The Book of Order has become a great millstone around our neck. It is the source of much of the dysfunctionality we are experiencing as a denomination.
At a time when most other corporate structures in our society are decentralizing and simplifying procedures so as to unleash human creativity and productivity, year by year the Presbyterian Church (U.S.A.) lays down layer upon layer of new church law which attempts to regulate every aspect of our corporate behavior at all levels.
There are two kinds of constitutions. One provides basic principles and general guidelines for the operations of an organization. The other attempts to anticipate every issue that will arise in the life of an organization and to prescribe an appropriate rule. The first assumes that individuals charged with operating an organization can work out their own way if given a sensible framework within which to work. The second assumes that there must be detailed directives governing every aspect of the organizational life.
That’s what we have in the Presbyterian Church (U.S.A.). It would be interesting to calculate the amount of energy expended by the PC(USA) in all its parts in matters relating to amending the Book of Order each year. The answer surely would be: an enormous amount, including the work of governing bodies and all the groups that have an interest in particular provisions. And the reality is that most ministers and church officers, supposedly charged with following the Book of Order, know less about it now than any previous generation.
Imagine if all that energy expended on tinkering with the Book of Order could be redirected to the mission of the church? But it cannot, because we are trapped in a mindset and a constitutional system that is mindless and well-nigh impervious to change.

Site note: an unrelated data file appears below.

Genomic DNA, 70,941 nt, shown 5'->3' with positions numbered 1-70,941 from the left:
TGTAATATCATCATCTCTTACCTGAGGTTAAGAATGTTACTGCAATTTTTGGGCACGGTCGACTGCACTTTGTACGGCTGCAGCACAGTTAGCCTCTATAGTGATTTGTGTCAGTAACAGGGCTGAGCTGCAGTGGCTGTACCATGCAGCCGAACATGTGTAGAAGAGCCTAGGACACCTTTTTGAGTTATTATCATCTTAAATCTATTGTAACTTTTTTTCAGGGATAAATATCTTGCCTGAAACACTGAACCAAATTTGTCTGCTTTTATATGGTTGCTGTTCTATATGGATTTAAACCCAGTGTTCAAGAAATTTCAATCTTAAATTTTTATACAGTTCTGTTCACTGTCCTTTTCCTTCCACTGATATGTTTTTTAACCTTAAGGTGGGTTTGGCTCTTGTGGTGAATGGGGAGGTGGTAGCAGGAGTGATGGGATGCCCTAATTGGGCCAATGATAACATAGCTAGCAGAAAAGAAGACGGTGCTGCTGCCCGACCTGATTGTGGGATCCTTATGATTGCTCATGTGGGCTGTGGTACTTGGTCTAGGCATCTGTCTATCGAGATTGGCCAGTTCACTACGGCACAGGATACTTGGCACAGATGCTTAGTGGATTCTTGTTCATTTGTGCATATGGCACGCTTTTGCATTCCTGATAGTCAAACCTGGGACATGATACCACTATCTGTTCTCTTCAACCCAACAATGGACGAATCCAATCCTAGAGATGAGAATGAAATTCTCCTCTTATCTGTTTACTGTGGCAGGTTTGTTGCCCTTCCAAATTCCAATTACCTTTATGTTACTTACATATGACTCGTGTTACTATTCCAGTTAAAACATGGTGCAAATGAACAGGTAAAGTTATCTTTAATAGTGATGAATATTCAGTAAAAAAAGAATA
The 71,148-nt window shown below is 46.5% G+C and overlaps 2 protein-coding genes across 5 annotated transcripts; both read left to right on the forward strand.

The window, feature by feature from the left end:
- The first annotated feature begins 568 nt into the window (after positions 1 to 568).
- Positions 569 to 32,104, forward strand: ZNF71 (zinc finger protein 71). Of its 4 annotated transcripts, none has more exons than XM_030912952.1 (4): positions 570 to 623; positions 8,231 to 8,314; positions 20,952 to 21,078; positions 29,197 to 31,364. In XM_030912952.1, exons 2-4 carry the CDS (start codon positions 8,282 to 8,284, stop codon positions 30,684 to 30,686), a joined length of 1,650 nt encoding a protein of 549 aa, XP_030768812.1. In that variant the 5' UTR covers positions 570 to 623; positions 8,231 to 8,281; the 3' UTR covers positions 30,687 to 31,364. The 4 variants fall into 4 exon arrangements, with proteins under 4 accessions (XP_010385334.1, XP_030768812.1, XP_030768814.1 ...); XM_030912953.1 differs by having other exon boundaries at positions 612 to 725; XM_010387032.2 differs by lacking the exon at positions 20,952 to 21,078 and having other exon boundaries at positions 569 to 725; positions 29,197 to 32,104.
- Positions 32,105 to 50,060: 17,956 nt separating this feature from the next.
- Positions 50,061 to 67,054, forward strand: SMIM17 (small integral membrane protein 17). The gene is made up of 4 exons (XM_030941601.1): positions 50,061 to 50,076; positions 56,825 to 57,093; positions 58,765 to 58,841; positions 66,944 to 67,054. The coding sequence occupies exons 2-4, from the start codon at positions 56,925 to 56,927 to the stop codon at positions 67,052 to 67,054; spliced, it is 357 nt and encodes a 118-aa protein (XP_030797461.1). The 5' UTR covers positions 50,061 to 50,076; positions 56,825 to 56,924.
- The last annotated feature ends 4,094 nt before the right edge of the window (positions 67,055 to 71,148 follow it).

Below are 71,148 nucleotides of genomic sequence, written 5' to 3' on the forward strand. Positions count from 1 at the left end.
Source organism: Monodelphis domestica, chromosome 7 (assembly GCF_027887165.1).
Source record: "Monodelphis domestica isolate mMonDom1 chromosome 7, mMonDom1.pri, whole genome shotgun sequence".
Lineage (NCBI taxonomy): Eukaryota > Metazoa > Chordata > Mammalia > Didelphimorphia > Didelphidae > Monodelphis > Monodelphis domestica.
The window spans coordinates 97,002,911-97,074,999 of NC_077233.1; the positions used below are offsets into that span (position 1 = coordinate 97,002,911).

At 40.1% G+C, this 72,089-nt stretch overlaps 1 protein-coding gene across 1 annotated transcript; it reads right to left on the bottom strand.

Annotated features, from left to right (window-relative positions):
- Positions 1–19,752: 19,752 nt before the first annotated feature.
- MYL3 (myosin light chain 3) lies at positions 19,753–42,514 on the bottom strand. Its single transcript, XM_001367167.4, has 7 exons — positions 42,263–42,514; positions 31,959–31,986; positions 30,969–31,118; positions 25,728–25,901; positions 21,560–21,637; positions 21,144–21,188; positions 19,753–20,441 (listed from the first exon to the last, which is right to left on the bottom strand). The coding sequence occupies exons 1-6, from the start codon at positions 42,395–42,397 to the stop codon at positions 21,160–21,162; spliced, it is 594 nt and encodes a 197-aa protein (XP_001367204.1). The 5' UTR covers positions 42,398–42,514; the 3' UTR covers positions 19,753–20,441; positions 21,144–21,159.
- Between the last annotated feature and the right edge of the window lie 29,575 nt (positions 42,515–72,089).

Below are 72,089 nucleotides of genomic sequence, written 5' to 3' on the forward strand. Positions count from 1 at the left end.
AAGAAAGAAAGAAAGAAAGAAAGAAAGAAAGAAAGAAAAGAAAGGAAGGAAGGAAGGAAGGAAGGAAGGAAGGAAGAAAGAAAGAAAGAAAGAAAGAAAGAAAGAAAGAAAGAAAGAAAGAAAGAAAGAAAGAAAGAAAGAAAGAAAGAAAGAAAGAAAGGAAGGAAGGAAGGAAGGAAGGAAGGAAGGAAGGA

Suggestions to simplify over the years have largely gone unheeded. An effort by a task force of the Advisory Committee on the Constitution to develop a model for simplification was rejected. The 2001 GA approved a new Ch. 14 of the Book of Order which could become a model for further reform, if approved by a majority of the presbyteries, but it is only a modest start.
What is needed is a kind of constitutional commission that could study the history of the development of our Book of Order and recover the basic structural framework of earlier editions in our history. All else could then be put in manuals for the guidance of governing bodies and officers. If in the ordination vows of ministers and church officers we require guidance by the confessions of the church, why could we not use most of what is now in the Book of Order as guidance? When differences of opinion emerge at any level, then the judicial process could be used to address matters of interpretation as in the secular arena. In extraordinary situations, the Constitution could be amended.
The obstacles to constitutional reform, however, are truly formidable. Every provision will have a constituency that will fight to the death for its preservation, and unless the church through its governing bodies dema-nds simplification it will not happen. And therefore it is not likely to happen.
As a start, we could amend the Book of Order to require super majorities for any further changes. If that occurred, then perhaps a movement for simplification could emerge because of the need to untangle the tangled web which now exists.
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